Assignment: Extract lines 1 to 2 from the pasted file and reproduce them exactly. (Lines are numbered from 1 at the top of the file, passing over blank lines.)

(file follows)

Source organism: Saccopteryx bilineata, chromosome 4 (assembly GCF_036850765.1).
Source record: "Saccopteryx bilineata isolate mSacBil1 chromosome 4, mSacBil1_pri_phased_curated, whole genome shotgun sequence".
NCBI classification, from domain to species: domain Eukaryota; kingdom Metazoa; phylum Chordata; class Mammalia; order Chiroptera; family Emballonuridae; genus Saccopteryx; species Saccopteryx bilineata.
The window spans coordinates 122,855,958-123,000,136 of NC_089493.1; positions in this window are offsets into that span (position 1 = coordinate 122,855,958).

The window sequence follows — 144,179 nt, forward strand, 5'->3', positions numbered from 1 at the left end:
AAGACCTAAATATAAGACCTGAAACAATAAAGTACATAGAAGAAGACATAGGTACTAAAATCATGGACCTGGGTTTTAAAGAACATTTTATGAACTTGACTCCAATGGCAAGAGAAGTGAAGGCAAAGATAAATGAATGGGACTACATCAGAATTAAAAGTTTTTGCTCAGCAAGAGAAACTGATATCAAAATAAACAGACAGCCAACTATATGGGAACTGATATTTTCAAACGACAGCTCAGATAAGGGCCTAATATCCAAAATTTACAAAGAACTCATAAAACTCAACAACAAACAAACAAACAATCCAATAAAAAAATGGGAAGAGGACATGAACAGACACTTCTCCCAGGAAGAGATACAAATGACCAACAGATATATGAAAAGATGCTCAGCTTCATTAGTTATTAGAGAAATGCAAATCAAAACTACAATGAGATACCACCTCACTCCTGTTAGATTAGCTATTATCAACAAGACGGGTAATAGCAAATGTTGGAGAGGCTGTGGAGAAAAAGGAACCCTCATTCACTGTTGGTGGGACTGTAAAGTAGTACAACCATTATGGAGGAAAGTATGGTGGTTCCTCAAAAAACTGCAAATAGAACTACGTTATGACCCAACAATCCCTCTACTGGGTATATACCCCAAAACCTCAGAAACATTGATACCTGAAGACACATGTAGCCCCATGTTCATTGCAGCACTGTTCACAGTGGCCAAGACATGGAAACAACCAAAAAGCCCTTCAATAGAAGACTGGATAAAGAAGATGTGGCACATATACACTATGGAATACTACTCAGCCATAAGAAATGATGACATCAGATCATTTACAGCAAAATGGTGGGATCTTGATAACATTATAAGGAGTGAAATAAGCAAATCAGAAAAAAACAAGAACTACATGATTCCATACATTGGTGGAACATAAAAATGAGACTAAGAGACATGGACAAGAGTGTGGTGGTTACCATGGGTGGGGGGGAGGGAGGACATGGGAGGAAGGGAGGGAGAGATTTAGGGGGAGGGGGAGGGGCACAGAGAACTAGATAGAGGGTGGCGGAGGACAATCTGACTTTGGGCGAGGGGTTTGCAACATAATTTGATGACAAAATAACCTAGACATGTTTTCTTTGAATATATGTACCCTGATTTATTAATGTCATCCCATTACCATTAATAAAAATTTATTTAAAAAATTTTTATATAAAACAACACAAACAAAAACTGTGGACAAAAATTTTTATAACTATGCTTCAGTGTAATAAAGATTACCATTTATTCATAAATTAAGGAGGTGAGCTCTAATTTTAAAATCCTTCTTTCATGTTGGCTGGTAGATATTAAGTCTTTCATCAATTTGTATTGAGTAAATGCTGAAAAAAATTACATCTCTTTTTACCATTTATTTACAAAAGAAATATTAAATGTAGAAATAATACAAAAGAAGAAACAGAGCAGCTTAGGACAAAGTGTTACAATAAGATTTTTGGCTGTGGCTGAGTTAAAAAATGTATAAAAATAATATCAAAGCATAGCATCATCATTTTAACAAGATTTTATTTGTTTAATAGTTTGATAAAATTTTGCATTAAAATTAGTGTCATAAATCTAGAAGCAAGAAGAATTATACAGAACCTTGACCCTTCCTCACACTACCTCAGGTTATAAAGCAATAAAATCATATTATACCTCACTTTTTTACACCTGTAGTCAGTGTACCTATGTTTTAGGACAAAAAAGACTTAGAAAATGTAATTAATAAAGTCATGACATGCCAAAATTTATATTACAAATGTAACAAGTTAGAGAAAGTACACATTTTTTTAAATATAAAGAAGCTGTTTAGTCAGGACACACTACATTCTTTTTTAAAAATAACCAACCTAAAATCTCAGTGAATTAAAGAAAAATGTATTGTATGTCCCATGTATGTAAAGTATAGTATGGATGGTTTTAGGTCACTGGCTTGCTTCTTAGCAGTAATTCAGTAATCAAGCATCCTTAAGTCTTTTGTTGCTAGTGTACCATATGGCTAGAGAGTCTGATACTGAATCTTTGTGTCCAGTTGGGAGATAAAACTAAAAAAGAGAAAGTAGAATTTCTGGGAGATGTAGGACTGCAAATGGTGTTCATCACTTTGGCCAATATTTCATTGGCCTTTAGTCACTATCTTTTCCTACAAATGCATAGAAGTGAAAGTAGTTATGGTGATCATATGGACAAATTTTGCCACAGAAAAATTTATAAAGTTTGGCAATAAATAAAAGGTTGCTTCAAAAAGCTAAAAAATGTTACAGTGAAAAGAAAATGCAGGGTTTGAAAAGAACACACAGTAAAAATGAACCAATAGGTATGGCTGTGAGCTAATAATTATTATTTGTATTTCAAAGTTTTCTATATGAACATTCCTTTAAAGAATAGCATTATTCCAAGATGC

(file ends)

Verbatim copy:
Source organism: Saccopteryx bilineata, chromosome 4 (assembly GCF_036850765.1).
Source record: "Saccopteryx bilineata isolate mSacBil1 chromosome 4, mSacBil1_pri_phased_curated, whole genome shotgun sequence".